When we think of supplementary schools, too many of us recall images from the Cohen Brother’s movie, “A Serious Man”, with rabbis pacing up and down the aisles, grabbing students by the ear and reciting Torah from rote.
Today’s supplementary schools are a different beast and UJA Federation’s Julia and Henry Koschitzky Centre for Jewish Education has identified supplementary education as a vital priority for increasing engagement in Jewish education.
Historically, UJA Federation afforded grants to schools improve the quality of supplementary school for specific program models. During the 2014-2105 academic year, the Koschitzky Centre is focusing on recruitment and retention in order to support the goals of building capacity in the field, while supporting access to Jewish education.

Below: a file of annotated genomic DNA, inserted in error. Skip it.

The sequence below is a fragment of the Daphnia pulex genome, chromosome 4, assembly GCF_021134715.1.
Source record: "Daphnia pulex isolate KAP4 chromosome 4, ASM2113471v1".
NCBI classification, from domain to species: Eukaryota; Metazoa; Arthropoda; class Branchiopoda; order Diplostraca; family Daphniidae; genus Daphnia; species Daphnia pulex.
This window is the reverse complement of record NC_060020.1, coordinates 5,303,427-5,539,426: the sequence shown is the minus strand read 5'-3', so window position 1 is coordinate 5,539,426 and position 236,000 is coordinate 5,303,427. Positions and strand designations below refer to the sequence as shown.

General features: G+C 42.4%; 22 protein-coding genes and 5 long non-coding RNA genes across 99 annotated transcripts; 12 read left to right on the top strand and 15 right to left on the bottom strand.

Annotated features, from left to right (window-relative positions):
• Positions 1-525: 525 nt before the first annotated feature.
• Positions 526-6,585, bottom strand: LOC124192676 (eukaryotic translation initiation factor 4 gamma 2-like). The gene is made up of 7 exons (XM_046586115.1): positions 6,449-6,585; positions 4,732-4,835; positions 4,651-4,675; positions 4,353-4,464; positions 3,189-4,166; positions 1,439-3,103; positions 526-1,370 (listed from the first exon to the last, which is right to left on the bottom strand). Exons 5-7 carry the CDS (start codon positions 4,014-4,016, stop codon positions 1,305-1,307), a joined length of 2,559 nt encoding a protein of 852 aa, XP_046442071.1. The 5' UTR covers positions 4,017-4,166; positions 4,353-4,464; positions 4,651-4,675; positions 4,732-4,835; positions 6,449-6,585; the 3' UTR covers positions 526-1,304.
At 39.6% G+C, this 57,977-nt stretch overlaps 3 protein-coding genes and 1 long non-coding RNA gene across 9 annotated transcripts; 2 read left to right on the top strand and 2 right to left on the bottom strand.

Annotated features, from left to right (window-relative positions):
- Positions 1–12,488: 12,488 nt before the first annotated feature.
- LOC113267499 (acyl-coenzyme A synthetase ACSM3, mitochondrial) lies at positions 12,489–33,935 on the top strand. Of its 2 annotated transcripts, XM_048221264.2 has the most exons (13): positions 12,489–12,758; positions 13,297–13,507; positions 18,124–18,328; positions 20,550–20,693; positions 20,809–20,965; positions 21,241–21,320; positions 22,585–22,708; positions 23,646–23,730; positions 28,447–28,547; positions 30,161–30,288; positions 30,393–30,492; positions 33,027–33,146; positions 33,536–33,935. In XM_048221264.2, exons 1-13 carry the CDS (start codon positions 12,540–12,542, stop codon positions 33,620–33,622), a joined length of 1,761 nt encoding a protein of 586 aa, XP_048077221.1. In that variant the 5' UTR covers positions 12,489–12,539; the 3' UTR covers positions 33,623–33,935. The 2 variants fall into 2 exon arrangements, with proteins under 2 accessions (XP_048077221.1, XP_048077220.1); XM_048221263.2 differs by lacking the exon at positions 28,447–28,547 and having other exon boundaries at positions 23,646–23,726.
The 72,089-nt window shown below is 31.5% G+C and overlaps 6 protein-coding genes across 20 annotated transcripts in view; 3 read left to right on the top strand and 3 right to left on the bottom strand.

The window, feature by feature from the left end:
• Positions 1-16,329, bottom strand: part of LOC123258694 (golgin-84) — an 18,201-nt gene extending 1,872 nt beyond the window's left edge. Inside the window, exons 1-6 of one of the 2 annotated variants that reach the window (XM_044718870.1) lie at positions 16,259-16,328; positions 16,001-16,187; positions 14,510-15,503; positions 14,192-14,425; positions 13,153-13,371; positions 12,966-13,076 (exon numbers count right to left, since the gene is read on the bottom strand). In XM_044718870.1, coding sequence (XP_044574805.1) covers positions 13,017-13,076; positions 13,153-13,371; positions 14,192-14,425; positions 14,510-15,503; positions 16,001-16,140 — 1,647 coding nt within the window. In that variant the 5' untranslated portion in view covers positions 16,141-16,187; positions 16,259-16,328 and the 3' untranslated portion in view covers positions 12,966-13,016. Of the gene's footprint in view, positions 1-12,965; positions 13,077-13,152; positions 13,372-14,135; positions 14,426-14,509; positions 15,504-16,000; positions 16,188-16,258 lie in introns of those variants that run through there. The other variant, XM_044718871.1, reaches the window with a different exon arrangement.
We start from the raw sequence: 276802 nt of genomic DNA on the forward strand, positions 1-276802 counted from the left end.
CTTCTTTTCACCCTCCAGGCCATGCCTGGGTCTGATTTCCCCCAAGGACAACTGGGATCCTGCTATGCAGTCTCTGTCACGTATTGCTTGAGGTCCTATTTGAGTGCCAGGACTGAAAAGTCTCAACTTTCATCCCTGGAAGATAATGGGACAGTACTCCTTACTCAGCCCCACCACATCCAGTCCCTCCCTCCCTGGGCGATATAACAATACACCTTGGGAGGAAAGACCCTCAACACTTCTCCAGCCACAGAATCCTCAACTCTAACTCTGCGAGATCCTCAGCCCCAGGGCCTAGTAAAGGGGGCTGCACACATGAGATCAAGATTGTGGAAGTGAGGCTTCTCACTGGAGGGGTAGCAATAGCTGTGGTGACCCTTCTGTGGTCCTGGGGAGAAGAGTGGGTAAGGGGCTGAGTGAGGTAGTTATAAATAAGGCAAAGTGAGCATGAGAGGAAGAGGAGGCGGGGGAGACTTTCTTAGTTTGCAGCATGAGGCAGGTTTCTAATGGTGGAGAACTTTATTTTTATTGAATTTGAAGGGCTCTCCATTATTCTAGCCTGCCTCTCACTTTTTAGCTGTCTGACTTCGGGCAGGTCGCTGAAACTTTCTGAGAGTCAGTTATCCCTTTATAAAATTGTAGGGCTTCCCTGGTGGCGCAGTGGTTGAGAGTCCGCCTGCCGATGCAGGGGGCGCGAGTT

In mid-October principals attended two sessions identifying the challenges facing them in dealing with recruitment and retention. Lay leaders of the schools joined the principals at the second session.
The two sessions served as a kick-off to a year-long endeavor spearheaded by UJA’s Julia and Henry Koschitzky Centre for Jewish Education that includes bringing the principals together to form a community of practice to share and learn with each other, as well as individual consulting for each school’s specific challenges. The principals and lay leaders were introduced to a tool from outside of the Jewish educational world known as “Design Thinking”. Design thinking starts with empathy with one’s users, in this case parents and children in the school, and trying to gain a deep understanding of their motivations and needs while using that as a starting point to develop new ideas to attract and retain students and families.
Tackling the recruitment and retention challenges in Jewish Supplementary schools is no easy task, but based on the first two sessions, the principals of seven supplementary schools in Toronto are up for the challenge.